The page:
Meanwhile, Members have begun to discuss the contours of a final agreement. To date, Republicans and Democrats have traded partisan offers in order to stake out their positions. But instead of exchanging more plans, Members have entered a new phase where they are trying to figure out where the compromise between the party positions is. Democrats had been prepared Monday night to come back at Republicans with a plan that included $600 billion to $800 billion in revenues, a drop from their most recent pitch, but it was unclear this morning whether that offer was one Democrats actually will make.
Rep. Chris Van Hollen (D-Md.) today agreed that talks were taking a different track: “I think at this stage you have people trying to explore all the different avenues that might be able to bridge the differences. We’ll have to see if we’ll get there, but people are making that effort every day.”
Despite what appears to be modest progress on coming to agreement, it is not clear when the panel will meet again as a full group. All 12 members of the super committee have not met behind closed doors since Oct. 31, but small groups and one-on-one meetings have been happening at a fever pitch. Monday night, Hollen met with House Ways and Means Chairman Dave Camp (R-Mich.) for about an hour in Camp’s Capitol office. Though the two would not discuss the nature of their meeting, Camp has been negotiating a potential way forward on revenues with his Senate counterpart and fellow super committee member Max Baucus (D-Mont.), who is Senate Finance chairman.
If it’s true that negotiations are entering a more intense, and less pingpong-like phase, the panel likely will have to reconvene as a full group soon. According to the sources close to the committee, Co-Chairmen Patty Murray (D-Wash.) and Jeb Hensarling (R-Texas) will have to announce a markup for any deal 48 hours in advance, not a week in advance as required for public hearings of the panel.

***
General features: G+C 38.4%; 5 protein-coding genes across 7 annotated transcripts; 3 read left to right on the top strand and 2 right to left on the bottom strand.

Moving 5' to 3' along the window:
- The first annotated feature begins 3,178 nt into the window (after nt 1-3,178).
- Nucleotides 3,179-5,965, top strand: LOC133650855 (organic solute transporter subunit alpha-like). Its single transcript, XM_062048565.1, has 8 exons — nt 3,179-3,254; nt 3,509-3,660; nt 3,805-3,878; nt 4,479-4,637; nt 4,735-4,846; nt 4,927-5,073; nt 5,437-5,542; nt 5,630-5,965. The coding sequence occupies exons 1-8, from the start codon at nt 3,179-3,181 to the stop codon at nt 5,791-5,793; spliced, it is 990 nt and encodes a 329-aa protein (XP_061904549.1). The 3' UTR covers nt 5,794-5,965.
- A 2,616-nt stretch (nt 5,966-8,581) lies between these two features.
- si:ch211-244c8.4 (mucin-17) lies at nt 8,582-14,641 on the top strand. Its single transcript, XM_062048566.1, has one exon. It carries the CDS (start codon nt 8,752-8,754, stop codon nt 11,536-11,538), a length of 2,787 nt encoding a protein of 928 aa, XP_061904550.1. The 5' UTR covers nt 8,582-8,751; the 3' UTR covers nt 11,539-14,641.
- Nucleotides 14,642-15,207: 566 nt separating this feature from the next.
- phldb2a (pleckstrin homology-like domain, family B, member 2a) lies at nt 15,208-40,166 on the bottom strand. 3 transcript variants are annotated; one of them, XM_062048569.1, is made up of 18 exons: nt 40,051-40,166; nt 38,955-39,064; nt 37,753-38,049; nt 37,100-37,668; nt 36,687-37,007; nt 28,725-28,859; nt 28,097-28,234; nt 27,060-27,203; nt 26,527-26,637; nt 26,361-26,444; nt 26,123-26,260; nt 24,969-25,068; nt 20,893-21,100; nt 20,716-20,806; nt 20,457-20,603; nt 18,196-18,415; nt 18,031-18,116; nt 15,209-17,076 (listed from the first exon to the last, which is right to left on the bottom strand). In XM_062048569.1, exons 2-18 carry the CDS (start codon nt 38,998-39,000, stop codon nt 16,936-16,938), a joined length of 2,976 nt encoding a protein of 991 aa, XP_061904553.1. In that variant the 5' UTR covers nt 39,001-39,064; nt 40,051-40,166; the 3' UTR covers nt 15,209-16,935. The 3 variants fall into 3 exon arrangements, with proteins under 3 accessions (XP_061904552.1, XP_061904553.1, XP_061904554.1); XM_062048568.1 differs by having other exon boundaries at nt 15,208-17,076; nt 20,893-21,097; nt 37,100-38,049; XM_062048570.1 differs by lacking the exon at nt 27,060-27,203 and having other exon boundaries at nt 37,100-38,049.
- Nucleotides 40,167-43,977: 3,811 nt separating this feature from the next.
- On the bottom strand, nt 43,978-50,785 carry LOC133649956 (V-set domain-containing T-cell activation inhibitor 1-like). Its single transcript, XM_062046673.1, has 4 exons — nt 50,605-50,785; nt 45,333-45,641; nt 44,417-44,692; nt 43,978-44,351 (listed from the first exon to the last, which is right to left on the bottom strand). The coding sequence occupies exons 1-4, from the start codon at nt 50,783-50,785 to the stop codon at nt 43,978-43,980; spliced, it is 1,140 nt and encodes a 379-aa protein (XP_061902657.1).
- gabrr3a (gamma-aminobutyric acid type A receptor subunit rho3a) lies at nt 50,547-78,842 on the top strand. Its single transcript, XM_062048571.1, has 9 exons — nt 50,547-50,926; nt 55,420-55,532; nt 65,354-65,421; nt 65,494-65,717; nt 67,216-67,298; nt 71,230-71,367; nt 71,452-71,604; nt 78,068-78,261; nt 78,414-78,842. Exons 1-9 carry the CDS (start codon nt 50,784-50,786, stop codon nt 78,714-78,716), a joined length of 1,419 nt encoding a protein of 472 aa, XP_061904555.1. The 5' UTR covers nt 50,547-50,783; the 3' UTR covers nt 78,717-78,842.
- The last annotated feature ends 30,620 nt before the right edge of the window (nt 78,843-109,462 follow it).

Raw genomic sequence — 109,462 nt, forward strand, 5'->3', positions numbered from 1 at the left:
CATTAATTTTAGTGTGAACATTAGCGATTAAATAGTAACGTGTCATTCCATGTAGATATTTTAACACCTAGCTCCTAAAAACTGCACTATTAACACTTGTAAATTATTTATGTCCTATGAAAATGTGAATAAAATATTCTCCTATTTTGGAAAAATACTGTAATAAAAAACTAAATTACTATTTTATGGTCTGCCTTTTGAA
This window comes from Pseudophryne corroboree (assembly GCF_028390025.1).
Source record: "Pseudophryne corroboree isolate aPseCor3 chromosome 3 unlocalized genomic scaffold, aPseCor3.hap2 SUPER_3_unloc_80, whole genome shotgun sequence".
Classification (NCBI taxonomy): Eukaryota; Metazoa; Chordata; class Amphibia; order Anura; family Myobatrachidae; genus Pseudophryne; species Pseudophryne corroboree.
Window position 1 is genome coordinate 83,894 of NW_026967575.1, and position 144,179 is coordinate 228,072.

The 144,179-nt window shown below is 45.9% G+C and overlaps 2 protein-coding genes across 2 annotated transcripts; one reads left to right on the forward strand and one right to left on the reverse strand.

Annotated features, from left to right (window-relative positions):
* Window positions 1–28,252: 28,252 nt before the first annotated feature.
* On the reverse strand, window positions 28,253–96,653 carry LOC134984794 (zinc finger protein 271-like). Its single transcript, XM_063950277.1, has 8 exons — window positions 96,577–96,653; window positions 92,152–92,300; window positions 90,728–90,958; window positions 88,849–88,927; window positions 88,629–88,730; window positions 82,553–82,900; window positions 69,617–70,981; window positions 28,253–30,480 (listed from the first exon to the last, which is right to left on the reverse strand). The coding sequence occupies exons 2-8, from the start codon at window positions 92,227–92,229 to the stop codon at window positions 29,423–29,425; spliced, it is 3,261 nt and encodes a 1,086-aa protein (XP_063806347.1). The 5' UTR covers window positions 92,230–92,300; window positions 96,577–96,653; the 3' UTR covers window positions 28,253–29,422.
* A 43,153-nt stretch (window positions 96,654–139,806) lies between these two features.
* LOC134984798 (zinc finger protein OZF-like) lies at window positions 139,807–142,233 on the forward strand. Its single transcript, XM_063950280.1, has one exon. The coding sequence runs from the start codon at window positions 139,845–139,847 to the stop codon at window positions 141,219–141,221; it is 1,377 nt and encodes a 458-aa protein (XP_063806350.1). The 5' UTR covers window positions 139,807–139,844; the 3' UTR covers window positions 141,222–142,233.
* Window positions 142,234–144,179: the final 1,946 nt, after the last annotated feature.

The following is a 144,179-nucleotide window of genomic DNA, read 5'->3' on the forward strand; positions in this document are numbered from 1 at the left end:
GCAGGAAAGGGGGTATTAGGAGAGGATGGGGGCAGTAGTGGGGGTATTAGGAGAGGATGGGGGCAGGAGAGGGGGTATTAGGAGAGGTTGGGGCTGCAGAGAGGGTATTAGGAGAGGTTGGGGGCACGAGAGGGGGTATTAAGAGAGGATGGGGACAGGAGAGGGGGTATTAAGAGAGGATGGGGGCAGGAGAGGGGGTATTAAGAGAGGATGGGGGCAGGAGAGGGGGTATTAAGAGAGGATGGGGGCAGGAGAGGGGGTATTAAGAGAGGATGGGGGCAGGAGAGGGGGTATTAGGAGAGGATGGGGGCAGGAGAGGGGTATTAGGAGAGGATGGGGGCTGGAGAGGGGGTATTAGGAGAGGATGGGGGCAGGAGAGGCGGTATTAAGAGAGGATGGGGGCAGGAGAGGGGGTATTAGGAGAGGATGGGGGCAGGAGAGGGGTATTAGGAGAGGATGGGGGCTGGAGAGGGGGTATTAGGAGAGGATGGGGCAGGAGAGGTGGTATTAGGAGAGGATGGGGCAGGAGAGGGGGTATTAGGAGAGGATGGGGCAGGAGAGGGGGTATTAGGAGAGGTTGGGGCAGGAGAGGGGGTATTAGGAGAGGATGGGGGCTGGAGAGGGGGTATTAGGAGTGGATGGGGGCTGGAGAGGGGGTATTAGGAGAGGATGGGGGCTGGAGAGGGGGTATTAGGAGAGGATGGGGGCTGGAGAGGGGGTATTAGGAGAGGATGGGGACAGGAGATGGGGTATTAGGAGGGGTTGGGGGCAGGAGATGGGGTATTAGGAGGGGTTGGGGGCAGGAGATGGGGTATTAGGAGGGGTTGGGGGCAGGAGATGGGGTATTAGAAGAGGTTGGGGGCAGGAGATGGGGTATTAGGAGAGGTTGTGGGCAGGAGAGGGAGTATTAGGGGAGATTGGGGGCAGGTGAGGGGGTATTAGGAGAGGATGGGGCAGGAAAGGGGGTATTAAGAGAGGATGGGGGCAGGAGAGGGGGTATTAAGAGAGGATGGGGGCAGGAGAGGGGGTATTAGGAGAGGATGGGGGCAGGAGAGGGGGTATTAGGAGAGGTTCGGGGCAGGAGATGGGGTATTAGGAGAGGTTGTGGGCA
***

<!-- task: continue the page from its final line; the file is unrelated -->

Also, Tuesday, Hensarling updated House Republicans on the status of negotiations.
A number of Members had hoped Hensarling would use the weekly Conference meeting to provide a detailed explanation of where the talks stand and the outstanding issues. But the Texas Republican stuck to his pattern of giving a vague readout during his 20-minute presentation, Republicans in the room said, with one explaining he essentially repeated the routine he used this past Sunday on morning news shows.
“He even used the same jokes,” one Republican said.
Most Republicans, particularly Congressional veterans, seemed content to let Hensarling and his colleagues negotiate behind the scenes.
“The problem they’ve got is anything you say can be twisted and misconstrued ... not by the other 11 members in the room, but by their friends outside,” said Rep. Jack Kingston (R-Ga.), who acknowledged Hensarling has kept his statements to the conference “opaque.”
On the Democratic side, House Minority Whip Steny Hoyer strongly rejected growing whispers from Republicans that House Democrats are purposefully attempting to scuttle the talks.
The Maryland Democrat called failure “inappropriate and irrational” and insisted he and Pelosi are firmly behind getting a deal.